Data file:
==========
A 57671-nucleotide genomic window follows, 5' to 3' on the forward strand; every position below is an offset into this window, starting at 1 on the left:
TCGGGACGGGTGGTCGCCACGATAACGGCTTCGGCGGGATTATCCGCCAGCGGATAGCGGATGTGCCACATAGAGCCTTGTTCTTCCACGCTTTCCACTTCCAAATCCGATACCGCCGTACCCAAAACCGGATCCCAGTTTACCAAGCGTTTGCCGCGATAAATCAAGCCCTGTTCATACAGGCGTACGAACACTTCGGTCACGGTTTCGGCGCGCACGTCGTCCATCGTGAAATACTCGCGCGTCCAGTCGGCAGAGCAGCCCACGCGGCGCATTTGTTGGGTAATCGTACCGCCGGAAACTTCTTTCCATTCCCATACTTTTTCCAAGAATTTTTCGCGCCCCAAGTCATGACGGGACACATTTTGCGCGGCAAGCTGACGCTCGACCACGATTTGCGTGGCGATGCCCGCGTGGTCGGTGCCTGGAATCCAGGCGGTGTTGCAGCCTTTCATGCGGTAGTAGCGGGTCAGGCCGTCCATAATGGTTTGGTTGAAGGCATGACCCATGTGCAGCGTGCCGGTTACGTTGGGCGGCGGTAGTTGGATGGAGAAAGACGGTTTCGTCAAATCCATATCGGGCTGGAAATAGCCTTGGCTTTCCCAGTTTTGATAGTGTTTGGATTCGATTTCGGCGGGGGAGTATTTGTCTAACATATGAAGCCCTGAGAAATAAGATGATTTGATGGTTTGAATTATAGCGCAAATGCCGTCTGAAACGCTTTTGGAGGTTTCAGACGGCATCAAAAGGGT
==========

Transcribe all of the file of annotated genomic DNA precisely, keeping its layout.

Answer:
A 57671-nucleotide genomic window follows, 5' to 3' on the forward strand; every position below is an offset into this window, starting at 1 on the left:
TCGGGACGGGTGGTCGCCACGATAACGGCTTCGGCGGGATTATCCGCCAGCGGATAGCGGATGTGCCACATAGAGCCTTGTTCTTCCACGCTTTCCACTTCCAAATCCGATACCGCCGTACCCAAAACCGGATCCCAGTTTACCAAGCGTTTGCCGCGATAAATCAAGCCCTGTTCATACAGGCGTACGAACACTTCGGTCACGGTTTCGGCGCGCACGTCGTCCATCGTGAAATACTCGCGCGTCCAGTCGGCAGAGCAGCCCACGCGGCGCATTTGTTGGGTAATCGTACCGCCGGAAACTTCTTTCCATTCCCATACTTTTTCCAAGAATTTTTCGCGCCCCAAGTCATGACGGGACACATTTTGCGCGGCAAGCTGACGCTCGACCACGATTTGCGTGGCGATGCCCGCGTGGTCGGTGCCTGGAATCCAGGCGGTGTTGCAGCCTTTCATGCGGTAGTAGCGGGTCAGGCCGTCCATAATGGTTTGGTTGAAGGCATGACCCATGTGCAGCGTGCCGGTTACGTTGGGCGGCGGTAGTTGGATGGAGAAAGACGGTTTCGTCAAATCCATATCGGGCTGGAAATAGCCTTGGCTTTCCCAGTTTTGATAGTGTTTGGATTCGATTTCGGCGGGGGAGTATTTGTCTAACATATGAAGCCCTGAGAAATAAGATGATTTGATGGTTTGAATTATAGCGCAAATGCCGTCTGAAACGCTTTTGGAGGTTTCAGACGGCATCAAAAGGGT